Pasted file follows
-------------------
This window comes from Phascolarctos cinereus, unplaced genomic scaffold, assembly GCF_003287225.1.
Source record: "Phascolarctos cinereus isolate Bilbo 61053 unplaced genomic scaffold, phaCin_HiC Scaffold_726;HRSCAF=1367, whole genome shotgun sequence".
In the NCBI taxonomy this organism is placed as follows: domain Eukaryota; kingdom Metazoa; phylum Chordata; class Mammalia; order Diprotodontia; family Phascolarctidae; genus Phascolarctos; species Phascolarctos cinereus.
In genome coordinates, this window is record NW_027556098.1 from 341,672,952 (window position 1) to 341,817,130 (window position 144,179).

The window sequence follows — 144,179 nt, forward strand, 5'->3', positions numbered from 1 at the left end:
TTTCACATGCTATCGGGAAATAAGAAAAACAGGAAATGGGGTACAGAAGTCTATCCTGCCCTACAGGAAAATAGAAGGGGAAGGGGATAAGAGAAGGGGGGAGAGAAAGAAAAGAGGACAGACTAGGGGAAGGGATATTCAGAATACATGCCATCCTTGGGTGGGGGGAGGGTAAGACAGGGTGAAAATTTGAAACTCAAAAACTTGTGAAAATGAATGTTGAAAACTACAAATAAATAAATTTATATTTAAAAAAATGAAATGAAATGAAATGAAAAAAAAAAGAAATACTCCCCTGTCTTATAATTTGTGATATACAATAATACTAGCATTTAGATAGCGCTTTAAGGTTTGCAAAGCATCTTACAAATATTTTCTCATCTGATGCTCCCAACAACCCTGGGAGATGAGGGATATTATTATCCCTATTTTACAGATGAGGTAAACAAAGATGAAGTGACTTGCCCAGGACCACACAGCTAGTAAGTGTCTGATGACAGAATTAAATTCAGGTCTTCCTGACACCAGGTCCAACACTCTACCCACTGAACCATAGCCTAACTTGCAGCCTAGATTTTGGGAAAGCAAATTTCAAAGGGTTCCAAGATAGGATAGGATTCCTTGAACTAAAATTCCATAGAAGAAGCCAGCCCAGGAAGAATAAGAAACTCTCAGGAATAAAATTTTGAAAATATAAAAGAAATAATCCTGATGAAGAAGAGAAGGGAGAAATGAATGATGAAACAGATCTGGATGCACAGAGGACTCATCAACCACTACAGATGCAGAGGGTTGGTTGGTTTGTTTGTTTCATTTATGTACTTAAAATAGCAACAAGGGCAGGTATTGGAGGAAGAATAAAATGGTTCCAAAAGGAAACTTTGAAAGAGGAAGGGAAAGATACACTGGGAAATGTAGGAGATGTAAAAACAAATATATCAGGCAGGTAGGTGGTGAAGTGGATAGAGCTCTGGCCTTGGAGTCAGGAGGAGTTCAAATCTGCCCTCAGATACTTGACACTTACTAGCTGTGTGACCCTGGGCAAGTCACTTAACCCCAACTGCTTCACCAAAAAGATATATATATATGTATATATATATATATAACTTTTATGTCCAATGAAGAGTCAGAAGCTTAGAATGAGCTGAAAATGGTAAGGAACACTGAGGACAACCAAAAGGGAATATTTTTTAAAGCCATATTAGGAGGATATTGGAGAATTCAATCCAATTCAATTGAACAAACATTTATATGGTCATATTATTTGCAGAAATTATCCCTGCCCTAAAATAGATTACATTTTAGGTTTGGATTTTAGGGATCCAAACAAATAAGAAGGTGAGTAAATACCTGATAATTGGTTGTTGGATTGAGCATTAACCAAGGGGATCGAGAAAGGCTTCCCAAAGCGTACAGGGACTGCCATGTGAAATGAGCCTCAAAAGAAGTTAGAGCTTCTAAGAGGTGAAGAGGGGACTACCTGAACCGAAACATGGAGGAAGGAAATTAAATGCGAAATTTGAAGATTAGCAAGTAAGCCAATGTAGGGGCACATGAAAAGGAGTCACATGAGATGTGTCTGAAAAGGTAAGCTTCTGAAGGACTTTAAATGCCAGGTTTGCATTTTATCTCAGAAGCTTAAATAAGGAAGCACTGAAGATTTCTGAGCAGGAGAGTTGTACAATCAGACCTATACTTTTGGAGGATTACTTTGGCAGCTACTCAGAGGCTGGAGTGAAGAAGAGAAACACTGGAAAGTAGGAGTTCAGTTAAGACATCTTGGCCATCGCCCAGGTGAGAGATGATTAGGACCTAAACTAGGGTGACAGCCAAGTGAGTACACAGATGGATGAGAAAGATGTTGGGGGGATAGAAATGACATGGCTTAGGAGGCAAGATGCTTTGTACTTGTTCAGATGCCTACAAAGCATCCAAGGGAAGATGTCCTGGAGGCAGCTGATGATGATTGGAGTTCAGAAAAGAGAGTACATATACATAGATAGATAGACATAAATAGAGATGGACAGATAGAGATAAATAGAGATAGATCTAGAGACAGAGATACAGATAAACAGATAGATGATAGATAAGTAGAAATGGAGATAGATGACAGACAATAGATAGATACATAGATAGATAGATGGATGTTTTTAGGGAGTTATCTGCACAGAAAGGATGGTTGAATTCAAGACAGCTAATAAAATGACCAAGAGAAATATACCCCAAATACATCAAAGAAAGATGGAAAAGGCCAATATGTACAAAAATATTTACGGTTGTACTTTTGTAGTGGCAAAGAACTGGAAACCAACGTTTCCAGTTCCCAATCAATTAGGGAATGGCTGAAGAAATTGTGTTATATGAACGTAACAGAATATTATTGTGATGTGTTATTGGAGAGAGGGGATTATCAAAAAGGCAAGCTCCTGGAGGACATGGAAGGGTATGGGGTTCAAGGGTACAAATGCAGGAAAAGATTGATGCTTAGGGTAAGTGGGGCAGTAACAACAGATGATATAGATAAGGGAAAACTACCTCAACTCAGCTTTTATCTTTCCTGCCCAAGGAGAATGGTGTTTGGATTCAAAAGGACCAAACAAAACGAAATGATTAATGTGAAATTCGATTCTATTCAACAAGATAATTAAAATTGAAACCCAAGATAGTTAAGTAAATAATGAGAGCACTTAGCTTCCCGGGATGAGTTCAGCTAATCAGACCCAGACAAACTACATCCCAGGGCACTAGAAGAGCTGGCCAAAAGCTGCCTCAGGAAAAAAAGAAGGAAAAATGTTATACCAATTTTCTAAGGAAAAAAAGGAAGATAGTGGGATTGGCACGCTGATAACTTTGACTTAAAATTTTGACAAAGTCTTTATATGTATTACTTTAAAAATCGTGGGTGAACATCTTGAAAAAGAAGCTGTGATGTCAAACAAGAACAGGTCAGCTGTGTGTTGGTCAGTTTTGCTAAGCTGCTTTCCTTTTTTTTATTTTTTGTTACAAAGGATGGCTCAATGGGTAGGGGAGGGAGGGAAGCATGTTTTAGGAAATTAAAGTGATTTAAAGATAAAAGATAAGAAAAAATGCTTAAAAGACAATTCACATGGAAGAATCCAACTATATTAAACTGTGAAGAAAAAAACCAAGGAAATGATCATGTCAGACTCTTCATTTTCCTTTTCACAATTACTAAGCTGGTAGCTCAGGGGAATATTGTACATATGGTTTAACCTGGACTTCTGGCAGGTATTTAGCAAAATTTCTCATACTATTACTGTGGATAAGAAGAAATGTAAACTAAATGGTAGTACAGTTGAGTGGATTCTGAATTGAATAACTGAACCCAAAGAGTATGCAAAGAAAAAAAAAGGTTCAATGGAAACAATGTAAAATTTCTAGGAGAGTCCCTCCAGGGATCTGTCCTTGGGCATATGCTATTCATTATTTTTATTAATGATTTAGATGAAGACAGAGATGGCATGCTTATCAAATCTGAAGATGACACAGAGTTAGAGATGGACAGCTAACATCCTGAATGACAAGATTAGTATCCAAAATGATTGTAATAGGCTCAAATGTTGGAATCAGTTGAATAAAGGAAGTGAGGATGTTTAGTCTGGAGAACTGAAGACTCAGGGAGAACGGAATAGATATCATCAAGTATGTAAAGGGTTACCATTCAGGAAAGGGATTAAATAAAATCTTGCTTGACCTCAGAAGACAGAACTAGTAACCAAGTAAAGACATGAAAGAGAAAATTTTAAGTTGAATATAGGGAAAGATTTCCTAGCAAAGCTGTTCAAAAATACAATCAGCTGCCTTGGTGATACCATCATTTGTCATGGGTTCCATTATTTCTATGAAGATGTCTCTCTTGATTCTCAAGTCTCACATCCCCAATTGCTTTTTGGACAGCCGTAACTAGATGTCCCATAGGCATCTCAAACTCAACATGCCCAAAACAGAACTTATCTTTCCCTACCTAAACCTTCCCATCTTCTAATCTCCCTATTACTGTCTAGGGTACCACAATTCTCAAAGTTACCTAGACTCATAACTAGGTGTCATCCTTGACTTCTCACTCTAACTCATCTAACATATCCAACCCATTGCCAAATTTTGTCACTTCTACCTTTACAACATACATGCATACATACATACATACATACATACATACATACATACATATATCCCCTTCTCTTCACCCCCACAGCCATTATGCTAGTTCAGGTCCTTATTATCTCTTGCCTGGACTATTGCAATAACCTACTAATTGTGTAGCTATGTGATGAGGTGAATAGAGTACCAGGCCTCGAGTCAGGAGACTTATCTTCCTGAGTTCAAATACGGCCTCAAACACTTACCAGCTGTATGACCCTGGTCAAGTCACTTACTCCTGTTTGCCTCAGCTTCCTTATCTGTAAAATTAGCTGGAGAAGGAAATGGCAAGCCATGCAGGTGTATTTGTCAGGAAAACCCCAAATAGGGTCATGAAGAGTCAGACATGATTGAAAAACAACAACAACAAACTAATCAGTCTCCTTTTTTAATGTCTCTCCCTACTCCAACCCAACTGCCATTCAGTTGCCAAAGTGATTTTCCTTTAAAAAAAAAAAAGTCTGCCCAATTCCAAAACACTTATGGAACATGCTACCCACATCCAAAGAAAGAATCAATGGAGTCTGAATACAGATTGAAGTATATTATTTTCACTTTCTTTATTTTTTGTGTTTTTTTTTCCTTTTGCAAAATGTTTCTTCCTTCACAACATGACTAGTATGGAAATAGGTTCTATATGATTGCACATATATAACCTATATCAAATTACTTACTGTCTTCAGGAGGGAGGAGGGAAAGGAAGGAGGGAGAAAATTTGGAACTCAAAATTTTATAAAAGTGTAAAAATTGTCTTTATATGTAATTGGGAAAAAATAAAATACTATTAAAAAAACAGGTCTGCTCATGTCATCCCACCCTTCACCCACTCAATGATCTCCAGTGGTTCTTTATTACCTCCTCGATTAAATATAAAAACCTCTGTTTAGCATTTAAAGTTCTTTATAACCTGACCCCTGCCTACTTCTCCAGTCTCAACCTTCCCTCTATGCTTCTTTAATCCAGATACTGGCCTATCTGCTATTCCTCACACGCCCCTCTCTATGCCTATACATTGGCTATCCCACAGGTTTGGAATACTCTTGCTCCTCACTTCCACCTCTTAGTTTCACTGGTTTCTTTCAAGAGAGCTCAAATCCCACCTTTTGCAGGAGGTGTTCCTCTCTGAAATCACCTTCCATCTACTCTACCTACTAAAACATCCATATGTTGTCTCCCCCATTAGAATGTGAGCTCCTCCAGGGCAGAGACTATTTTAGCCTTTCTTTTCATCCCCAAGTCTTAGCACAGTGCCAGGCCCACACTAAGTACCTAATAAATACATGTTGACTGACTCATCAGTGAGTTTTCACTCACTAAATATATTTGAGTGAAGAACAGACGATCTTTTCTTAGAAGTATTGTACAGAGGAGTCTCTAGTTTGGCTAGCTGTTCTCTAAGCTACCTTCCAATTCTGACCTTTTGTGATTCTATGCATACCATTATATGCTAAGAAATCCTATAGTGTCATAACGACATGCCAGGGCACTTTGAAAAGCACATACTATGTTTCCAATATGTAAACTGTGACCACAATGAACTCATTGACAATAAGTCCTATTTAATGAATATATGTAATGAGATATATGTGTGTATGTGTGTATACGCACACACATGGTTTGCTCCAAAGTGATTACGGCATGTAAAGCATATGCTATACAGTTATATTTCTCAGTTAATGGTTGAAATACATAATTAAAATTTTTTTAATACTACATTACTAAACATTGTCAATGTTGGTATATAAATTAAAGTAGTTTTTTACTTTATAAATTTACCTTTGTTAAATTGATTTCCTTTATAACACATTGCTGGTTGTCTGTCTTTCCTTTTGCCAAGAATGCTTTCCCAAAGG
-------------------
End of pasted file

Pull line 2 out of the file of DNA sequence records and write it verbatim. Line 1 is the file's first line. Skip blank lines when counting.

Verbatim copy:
Source record: "Phascolarctos cinereus isolate Bilbo 61053 unplaced genomic scaffold, phaCin_HiC Scaffold_726;HRSCAF=1367, whole genome shotgun sequence".